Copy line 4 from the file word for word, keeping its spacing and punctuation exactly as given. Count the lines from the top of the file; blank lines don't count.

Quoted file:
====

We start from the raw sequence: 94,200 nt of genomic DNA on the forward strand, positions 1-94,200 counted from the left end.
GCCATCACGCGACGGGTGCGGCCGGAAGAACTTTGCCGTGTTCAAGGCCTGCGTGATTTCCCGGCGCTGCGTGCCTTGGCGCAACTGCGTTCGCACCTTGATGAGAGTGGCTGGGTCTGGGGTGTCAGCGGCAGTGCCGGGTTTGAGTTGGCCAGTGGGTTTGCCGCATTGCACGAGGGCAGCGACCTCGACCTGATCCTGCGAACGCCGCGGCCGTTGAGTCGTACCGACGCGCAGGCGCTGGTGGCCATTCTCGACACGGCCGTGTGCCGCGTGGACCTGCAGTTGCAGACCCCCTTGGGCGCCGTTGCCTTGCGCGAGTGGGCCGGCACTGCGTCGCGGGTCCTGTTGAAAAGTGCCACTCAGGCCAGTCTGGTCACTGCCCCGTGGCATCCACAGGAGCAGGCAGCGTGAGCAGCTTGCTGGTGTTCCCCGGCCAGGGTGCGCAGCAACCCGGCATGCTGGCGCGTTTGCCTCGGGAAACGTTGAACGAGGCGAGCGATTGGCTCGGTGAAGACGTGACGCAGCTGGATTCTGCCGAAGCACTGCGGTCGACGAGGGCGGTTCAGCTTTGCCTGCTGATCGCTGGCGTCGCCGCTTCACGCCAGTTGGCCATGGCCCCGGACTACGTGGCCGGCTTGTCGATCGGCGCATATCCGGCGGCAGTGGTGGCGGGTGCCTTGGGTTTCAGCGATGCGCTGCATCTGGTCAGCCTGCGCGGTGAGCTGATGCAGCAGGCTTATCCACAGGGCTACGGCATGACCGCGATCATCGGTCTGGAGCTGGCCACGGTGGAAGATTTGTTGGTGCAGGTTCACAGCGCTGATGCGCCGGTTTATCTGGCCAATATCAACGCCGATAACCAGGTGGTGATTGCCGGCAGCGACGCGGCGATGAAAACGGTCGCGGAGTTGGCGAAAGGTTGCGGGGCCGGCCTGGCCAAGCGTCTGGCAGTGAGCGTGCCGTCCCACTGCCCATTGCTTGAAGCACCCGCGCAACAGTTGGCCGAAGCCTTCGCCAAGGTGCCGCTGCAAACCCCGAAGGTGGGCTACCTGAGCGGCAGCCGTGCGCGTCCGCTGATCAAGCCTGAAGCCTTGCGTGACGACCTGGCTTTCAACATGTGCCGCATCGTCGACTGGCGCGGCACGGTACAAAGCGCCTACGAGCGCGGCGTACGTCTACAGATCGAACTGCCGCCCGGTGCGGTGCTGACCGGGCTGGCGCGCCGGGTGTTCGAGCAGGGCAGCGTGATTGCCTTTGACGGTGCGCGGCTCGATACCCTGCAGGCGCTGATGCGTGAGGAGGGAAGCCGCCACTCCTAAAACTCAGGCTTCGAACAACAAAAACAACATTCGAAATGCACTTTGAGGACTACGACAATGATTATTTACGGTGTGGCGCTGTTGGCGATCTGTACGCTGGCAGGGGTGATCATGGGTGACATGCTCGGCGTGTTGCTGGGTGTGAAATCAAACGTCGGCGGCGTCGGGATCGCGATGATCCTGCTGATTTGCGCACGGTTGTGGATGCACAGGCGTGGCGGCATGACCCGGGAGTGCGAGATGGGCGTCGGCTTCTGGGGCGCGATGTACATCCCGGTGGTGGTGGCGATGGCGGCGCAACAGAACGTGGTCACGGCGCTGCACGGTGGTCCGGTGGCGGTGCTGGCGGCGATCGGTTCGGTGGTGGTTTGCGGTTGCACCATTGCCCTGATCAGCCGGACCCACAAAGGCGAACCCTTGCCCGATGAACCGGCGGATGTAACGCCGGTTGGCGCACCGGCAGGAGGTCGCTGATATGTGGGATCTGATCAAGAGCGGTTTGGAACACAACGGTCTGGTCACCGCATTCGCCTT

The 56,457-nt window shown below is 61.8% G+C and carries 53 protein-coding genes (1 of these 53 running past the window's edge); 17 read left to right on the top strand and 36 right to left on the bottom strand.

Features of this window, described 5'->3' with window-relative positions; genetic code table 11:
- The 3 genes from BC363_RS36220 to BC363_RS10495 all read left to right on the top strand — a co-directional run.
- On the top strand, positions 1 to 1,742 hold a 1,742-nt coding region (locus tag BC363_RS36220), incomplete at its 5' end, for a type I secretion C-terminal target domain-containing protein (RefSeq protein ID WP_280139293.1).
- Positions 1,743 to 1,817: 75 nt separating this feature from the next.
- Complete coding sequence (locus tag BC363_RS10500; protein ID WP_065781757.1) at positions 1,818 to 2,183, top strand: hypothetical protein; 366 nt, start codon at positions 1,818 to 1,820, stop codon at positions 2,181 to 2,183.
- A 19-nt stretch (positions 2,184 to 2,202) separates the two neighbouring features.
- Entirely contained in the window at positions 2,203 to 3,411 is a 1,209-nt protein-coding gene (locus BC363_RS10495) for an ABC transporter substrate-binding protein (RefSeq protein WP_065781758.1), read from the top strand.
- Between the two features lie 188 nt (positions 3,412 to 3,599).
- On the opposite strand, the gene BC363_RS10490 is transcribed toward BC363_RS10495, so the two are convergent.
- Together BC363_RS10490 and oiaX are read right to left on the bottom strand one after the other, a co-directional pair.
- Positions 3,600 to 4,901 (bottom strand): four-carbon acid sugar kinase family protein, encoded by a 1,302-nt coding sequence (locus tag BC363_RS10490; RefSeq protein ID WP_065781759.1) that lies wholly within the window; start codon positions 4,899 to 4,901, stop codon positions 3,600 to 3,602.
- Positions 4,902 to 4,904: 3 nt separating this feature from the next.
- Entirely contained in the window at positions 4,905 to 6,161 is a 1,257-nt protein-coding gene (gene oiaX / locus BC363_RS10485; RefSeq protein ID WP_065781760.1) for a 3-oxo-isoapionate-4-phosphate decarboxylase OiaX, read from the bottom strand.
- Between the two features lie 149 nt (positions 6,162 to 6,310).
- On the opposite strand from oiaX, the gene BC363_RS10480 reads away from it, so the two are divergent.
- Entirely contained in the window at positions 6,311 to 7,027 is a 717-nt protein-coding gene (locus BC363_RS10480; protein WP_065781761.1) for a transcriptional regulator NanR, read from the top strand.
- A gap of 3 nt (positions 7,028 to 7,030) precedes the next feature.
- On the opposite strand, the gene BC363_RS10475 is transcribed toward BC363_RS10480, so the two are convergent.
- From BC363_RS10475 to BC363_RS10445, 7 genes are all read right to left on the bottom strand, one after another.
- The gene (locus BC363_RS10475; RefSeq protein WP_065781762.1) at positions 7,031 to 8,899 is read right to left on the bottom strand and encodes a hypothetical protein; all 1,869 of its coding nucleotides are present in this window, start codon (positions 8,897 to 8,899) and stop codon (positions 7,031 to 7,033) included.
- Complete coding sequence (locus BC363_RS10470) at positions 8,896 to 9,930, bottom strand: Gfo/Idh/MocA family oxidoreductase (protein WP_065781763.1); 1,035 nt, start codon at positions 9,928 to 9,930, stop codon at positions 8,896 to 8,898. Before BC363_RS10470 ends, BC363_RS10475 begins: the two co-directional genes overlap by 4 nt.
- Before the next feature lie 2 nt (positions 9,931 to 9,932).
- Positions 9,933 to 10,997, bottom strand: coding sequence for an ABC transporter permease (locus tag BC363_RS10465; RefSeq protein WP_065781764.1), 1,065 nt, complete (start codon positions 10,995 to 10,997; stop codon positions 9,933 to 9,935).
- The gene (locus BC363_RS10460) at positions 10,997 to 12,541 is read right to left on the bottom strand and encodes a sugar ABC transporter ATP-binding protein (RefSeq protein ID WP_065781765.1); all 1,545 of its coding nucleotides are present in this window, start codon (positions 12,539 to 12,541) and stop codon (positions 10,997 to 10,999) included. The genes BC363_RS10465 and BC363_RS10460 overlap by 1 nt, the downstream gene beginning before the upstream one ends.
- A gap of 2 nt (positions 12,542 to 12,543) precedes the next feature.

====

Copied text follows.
Features of this window, described 5'->3' with window-relative positions; genetic code table 11: